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In composition classes, it’s easy to just assign alphabetic texts. A hundred different reasons can be rattled off for why alphabetic texts should be assigned, but there are just as many reasons to ask students to create multimodal texts, as well.

In my mentor’s classroom, there has yet to be a multimodal assignment; although students have been asked to critique a multimodal text (a documentary that they must rhetorically analyze), they won’t be asked to create one until the last assignment when they’ll have to create their own documentary.

The class is bookended in this way by documentaries, but the other assignment my mentor will be teaching is also an alphabetic text. To go back to the idea that there are a multitude of reasons for teaching alphabetic texts, the rhetorical analysis and personal narrative the students will have to complete will enable them to go on and write other alphabetic texts for other classes, but which assignment will they likely remember down the road?

The documentary they have to create.

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Having students remember an assignment is not the most important reason to require multimodal texts in the classroom, although it is one. Students will be more likely to remember such rhetorical ideas as audience, tone, etc., through this process of creation, though, rather than just through the process of critiquing like they are in their rhetorical analysis.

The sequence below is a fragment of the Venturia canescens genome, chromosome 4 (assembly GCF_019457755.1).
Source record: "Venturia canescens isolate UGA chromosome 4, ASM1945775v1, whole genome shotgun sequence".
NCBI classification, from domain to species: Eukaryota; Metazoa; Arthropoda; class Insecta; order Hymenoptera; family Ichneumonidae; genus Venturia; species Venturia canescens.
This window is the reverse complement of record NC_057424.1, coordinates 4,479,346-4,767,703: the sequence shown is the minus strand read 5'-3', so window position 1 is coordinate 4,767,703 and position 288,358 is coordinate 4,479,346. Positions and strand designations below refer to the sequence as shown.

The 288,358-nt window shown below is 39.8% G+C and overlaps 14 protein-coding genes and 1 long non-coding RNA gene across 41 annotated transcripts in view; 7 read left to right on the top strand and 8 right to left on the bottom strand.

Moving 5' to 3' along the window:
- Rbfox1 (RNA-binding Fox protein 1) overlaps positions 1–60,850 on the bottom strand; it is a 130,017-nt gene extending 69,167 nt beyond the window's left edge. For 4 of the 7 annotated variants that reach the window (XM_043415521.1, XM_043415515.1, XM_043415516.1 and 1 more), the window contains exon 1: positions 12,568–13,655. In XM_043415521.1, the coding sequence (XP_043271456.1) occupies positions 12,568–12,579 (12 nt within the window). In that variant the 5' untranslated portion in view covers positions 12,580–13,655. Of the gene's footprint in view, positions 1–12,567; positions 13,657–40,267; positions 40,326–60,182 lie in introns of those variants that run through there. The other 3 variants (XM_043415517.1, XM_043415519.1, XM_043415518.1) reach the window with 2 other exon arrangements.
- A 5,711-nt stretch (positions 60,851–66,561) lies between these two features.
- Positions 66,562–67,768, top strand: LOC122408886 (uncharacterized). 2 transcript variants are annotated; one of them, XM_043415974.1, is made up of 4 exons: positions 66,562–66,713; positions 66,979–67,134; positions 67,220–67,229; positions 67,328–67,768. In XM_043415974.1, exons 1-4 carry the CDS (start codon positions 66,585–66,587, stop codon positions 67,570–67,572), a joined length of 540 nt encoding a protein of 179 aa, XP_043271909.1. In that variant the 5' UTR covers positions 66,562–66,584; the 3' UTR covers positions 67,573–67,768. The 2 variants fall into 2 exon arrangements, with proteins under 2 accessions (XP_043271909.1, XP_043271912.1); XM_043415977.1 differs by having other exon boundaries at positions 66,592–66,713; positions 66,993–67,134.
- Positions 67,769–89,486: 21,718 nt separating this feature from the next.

Of course, then comes the big question, tied to the idea of digital convenience vs. digital enhancement—what should we do when multimodal texts become an act of checking off a box rather than an actual extension of the task?

I don’t know if I have an answer to this. Especially as I’m considering what I might do for the third assignment in my mentors classroom, I feel as if I need to have the answer to this. I don’t want to assign something digital just because I want something to be digital if the same thing could be done in an alphabetic way (side-note/reminder—I know multimodality doesn’t have to be digital, but it’s a common way to include multimodality. I’m really interested in art in the classroom, and might try to find a way to implement images in that way, but I have fewer answers about that than I do digital inclusion).

My main idea for my third assignment so far is to turn a research paper into a podcast, requiring students to bring in audio from an interview they’d need to conduct, but I again come to the question of if this is meaningful multimodality or not. I could use Serial as an example of how to structure a podcast with other voices and other audio effects, but the idea of convenience vs. enhancement has caused me to continually second guess myself on how to use multimodality in the classroom.